Actress Fury by Grand Lady Dance House, Directed by Jennie MaryTai Liu

15 September 2014 — LOS ANGELES, CA — Through layers of meaning developed through simultaneous and juxtaposed text, dance, postures, costumes, symbolic props, and rhythmic movements with unison, repetition, and layering, Grand Lady Dance House reveals the fury of the often difficult journey to self-actualization as a female actor in the 21st century in Actress Fury. The fast moving, carefully written script by Jennie MaryTai Liu was performed with drive, whim, and vigor by Hannah Heller, Alexa Weir, and Liu at the Bootleg Theatre, Los Angeles, on Saturday September 13, 2014 at 4:00 pm. The work, which was supported by Live Arts Exchange and Show Box LA, had been performed previously in various amalgamations at Redcat, Pam/Highland Park, and the Bushwick Starr.

This approximately hour-long theatrical work bridges theatre and dance to reveal the extent to what a female actor must travail in order to be secure, successful, and whole in the challenging world of acting. The piece questions what secure, successful, and whole means for a female actor and what one must expect to endure to reach fulfillment. The first scene unfolds with three actors in a dressing room reciting in unison Martha Graham’s exact words from a documentary in which she tells the performer, “It is through you, her love, her hope, her fear, her terror are to be expressed…” Many of the texts used were culled from renowned female actors and dancers who offer advice to young women aiming for a career on the stage or screen. The use of unison monologues using an incantation-like drone represents the woman speaking to herself and to the audience as if to cast a spell; if one talks seriously to oneself enough, one might just believe in oneself.

cia_20130731_0131-1024x682Advice came from Brigit, a woman who started out working in rough conditions, another ends up in a traveling theatre group, another is a pretty chorus girl who everyone objectifies. These women seem to be typecast or given less than appealing jobs within the realm of what could be called theatre jobs. A wooden stake appears repeatedly throughout the show; in the life of a female actor, a wooden stake becomes a dagger, a gun, a sword, a rather lively, comic erection, to name a few. The use of force with the wooden stake reveals that female actors must expect violent and aggressive disembodiments in order to get the job, and female actors must be able to grapple with each of these violent uses of props with sophistication and aplomb, meanwhile while wearing skimpy outfits covered in gaudy sequins. While the messages were overt, blatant, and continuously layered one upon another to excess, the pedestrian-like movements, gestural and gesticulatory dance moves, and human interactions were nuanced, choreographed, and paced with utmost attention to rhythm, timing, expression, and intent.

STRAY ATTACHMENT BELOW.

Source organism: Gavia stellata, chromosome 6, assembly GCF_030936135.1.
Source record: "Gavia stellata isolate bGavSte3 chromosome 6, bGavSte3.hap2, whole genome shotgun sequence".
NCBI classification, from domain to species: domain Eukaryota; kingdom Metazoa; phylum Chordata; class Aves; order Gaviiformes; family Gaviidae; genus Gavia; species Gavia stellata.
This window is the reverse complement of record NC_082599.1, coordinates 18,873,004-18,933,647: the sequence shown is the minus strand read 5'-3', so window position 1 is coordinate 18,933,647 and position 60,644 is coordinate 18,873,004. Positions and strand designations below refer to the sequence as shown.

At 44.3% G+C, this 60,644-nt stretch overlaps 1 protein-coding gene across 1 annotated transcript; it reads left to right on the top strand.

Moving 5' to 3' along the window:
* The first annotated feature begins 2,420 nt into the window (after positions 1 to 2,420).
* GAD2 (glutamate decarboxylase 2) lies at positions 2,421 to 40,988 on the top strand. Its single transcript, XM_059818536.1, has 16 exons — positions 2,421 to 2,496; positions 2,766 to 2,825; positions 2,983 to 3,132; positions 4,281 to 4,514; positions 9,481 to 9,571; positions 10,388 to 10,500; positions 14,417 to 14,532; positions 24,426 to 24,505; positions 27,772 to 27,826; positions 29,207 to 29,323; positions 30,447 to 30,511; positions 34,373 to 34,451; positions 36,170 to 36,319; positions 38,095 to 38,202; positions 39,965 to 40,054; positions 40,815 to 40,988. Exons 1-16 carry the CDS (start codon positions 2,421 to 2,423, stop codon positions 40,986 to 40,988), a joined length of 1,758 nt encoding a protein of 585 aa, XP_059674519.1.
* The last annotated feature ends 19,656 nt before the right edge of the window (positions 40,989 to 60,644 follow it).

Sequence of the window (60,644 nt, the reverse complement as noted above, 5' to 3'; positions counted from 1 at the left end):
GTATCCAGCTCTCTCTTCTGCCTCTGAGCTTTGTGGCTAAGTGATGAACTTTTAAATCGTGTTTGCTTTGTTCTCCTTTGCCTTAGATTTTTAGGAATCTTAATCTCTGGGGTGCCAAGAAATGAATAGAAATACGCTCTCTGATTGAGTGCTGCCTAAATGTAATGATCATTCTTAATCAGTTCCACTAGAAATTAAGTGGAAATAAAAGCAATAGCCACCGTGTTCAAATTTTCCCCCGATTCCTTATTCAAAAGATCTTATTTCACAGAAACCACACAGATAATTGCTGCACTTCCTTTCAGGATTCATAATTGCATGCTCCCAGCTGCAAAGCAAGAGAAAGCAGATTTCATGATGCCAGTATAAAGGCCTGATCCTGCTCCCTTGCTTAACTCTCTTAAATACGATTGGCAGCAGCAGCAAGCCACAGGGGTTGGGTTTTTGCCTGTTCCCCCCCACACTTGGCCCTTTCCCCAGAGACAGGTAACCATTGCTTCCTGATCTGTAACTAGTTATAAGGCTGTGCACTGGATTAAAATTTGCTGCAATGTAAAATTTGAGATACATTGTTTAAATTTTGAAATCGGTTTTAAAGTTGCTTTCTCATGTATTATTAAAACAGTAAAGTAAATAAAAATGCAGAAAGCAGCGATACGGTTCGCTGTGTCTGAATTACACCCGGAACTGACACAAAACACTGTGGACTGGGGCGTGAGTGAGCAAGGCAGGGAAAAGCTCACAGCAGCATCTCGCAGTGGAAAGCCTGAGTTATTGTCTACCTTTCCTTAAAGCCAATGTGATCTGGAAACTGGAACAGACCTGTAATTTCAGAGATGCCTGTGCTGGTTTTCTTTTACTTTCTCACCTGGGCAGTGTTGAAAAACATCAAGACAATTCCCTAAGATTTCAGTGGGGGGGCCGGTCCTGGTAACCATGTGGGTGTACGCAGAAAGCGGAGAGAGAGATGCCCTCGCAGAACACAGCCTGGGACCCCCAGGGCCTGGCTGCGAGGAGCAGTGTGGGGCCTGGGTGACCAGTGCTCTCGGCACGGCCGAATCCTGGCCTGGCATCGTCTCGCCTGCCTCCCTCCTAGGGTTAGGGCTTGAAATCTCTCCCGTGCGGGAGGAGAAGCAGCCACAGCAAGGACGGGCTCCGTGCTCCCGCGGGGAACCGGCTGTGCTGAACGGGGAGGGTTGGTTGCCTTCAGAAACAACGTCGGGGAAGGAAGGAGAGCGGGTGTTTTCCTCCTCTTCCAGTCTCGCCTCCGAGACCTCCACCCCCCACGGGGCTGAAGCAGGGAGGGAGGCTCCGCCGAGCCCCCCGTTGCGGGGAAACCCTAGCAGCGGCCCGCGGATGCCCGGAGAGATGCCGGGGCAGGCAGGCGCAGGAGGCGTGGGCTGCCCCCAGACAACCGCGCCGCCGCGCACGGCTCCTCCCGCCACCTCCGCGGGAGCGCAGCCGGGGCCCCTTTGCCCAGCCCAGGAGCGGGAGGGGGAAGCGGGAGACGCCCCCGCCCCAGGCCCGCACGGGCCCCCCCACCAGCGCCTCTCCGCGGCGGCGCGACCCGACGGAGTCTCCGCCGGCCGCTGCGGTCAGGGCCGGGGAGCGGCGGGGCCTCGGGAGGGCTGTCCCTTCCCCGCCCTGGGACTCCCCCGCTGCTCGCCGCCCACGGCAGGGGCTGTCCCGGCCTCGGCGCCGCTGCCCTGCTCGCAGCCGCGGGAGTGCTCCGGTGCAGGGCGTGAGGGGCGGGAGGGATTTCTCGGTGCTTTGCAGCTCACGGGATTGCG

One scene in which cystic bladder disease was discussed at length did not seem to support the progression of the piece as well as the others, simply in its enduring, belabored pace. At times near the end of the work, the overtly loud, animalistic vocalizing and careening seemed to overpower the intent of the monologue taking place. Hannah Heller skillfully transformed her characters, moods, vocal timbre, and vocal range to support diverse characterizations, and she was well utilized in this work for creating character, transforming it, narrating, and dictating commands to others. Her ability to extend her intellectual and emotional persona into the audience was compelling. Alexa Weir’s sensitivity to timing, changes of shaping the body in relation to story, and the depiction of subtle relationships between characters helped create deeper levels of emotional sensitivity in this work. Her supple body folds, flexes, and squeeze through tight spaces one moment and is adroitly quirky and jerky the next.

While Jennie MaryTai Liu served as the main creator of this text-based dance work, she too demonstrated strong acting and dancing skills. The trio was well rehearsed with impeccably timed rhythmic movements and vocal repetitions woven throughout the piece. The work is an interesting approach to the use of excess when expressing the world of female actors surviving in a business that expects them to be everything at all times in order to be worthy of anything. One is left wondering, after this tribulation, why a woman would want to act or dance at all, but we did learn from Martha Graham that performing is “the means by which you transform yourself … It is the state of complete simplicity causing no less than everything.”

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